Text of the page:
Choosing a college is truly one
of the most important decisions a student makes while still in high school. In many ways
it is a complicated process that requires investigation, deliberation and some plain hard
work. After all, there are more than 3100 accredited colleges in the United States. You
probably have good information about some, mis-information about others and no information
at all about the rest.
Relax. Choosing a college is important and
deserves your full attention. But, by taking a step-by-step approach, you can be sure of
making a good decision.
Let's begin by examining some of the myths
that surround the college-choosing process.
Myth One: An Ivy or Little Ivy College Will
Absolutely Guarantee the Rich, Full, and Successful Life.
Five years out of college--and usually a
lot sooner--a person's own qualities will be deciding whether he gets a raise or a
promotion, is courted for another job, or has the vision to see new opportunities and the
imagination to create a new career. Even if the name on his diploma helped get the first
job because it was taken as evidence of his intelligence, that would be about the limit of
its leverage because most people change jobs at least once in the first five years.
Myth Two: If You Can't Make an Ivy, a
Prestige College is Next Best Because the Name on Your Diploma Will Determine Whether You
Get Into a Good Graduate School or Do Something Worthwhile in Life.
You can't get into any medical school with
a C+ average from any name school, but you can with a B+ average and good Medical College
Aptitude Test scores from Earlham or Knox or a host of other good schools. What counts is
your record and your abilities. Furthermore, the graduate department chairman and some of
the admissions committee members are as likely as not to be graduates of little freshwater
Myth Three: A College You've Heard About is
Better, or at Least Safer, Than One You Haven't.
This is one of the worse traps of all.
There are no quality ratings of undergraduate colleges as there are of graduate programs,
and a first-rate college doesn't get its name in the newspaper simply because it has an
impact on a young mind and heart. The reaction of parents and students to such a place
often is, "I've never heard of it." If the name is familiar because the school
buys athletes and wins games, it is often more acceptable.
Myth Four: If You're in the Top 10%
of Your Class in a Good High School and Have SAT's of 1400 or Better, You Belong in an Ivy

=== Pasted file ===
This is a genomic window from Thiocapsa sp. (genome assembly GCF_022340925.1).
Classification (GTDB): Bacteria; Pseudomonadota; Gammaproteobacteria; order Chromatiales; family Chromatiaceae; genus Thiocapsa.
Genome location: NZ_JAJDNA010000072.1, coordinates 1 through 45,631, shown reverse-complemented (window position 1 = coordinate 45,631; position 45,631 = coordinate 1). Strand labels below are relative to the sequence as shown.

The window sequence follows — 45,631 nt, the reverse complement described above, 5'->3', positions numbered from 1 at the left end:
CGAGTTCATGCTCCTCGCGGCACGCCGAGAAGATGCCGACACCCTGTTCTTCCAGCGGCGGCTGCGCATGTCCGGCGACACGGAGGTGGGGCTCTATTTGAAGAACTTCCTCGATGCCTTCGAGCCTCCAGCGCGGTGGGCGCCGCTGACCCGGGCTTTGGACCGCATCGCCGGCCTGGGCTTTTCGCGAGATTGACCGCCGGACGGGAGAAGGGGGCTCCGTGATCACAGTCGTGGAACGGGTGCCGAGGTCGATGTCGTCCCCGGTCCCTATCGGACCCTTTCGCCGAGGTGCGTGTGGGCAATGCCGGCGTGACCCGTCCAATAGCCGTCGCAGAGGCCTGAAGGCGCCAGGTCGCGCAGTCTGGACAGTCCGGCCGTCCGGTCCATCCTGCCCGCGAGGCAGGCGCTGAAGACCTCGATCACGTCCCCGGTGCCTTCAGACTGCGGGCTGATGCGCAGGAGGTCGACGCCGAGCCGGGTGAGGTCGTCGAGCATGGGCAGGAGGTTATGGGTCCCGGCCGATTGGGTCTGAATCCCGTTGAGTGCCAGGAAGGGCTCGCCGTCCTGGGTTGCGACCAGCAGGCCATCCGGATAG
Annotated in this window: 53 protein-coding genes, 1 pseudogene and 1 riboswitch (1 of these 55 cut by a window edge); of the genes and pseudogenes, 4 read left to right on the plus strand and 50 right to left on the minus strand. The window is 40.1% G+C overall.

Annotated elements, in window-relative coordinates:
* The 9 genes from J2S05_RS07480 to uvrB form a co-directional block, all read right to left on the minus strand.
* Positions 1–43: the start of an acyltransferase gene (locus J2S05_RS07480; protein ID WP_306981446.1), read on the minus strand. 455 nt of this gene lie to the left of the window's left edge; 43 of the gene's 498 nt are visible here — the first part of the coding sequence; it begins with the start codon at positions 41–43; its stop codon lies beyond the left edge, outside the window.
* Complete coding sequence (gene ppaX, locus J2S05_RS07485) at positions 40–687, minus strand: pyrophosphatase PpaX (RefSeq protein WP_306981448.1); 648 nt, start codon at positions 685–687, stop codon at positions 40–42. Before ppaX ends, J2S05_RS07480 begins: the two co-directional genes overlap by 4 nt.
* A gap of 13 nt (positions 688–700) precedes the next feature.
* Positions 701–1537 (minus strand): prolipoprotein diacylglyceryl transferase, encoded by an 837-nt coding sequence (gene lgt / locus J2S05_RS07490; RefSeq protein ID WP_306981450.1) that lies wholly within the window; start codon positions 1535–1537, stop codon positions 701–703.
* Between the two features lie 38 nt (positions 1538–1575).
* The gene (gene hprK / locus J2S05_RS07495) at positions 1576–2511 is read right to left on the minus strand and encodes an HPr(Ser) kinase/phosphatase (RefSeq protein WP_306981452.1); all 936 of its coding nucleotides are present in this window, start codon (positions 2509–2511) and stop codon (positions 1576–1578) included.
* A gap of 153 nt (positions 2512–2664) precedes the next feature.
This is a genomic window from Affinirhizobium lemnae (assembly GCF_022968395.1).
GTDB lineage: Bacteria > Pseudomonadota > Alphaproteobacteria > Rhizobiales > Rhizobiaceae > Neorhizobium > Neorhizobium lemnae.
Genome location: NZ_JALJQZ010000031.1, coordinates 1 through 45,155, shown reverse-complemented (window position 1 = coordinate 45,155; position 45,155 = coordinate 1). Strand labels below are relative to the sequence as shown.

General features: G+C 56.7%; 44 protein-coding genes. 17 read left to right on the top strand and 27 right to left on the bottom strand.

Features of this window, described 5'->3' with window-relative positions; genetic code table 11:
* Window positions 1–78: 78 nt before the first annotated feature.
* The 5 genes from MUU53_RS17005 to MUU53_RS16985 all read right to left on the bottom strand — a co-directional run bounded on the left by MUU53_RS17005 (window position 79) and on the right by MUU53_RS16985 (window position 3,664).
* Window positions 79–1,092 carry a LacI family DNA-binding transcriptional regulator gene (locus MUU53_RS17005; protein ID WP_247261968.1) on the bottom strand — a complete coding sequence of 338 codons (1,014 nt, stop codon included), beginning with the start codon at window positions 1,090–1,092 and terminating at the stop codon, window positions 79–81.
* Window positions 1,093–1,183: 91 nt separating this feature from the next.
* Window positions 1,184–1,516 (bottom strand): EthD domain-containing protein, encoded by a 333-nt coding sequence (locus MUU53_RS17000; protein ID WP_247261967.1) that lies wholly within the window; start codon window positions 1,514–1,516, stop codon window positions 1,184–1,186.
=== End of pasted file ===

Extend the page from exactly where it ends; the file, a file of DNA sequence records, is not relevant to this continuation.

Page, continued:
or Little Ivy School to Get the Kind of Education You Should Have.
It is ridiculous to suppose that any group
of schools has more than a miniscule share of the quality market. Furthermore, grades and
scores by themselves do not open the Ivy or other very selective doors. They can afford to
look at the whole person, and mere grade grinds, being a dime a dozen for them, are cast
Myth Five: Millions of Dollars in Unused
Scholarships are Going Begging Every Year.
This pie-in-the-sky story has been popping
up every year for thirty years. It benefits the sellers of books on how to find
scholarships and, with the cost of private colleges soaring, has spawned a cottage
industry of so-called financial aid consultants who promise to "find" sources of
aid, help fill out the college's financial aid form as adroitly as possible, or help
shuffle assets around to appear eligible for aid. Buyer Beware!!
The truth is that there never has been more
than a fraction of the money needed and applied for every year. At least 96% of all aid is
channeled through the colleges. The financial aid office of the college that accepts you
is the best place to go for help. That's what those folks want to do, free.
Myth Six: A Good College is Hard to Get
Anyone--whether he or she is a poor
student, a problem learner, an average or a good student--can have choices of places that
will help him or her grow.
However unfashionable it may sound, it is
the quality of the undergraduate experience, not the name of it, that powers the
Myth Seven: There's One College That's
Exactly Right For Me.
The chances of your finding a
college that is absolutely perfect for you in every way are quite slim. You will find MANY
colleges that meet some of your most important needs and objectives, and where you would
Go to the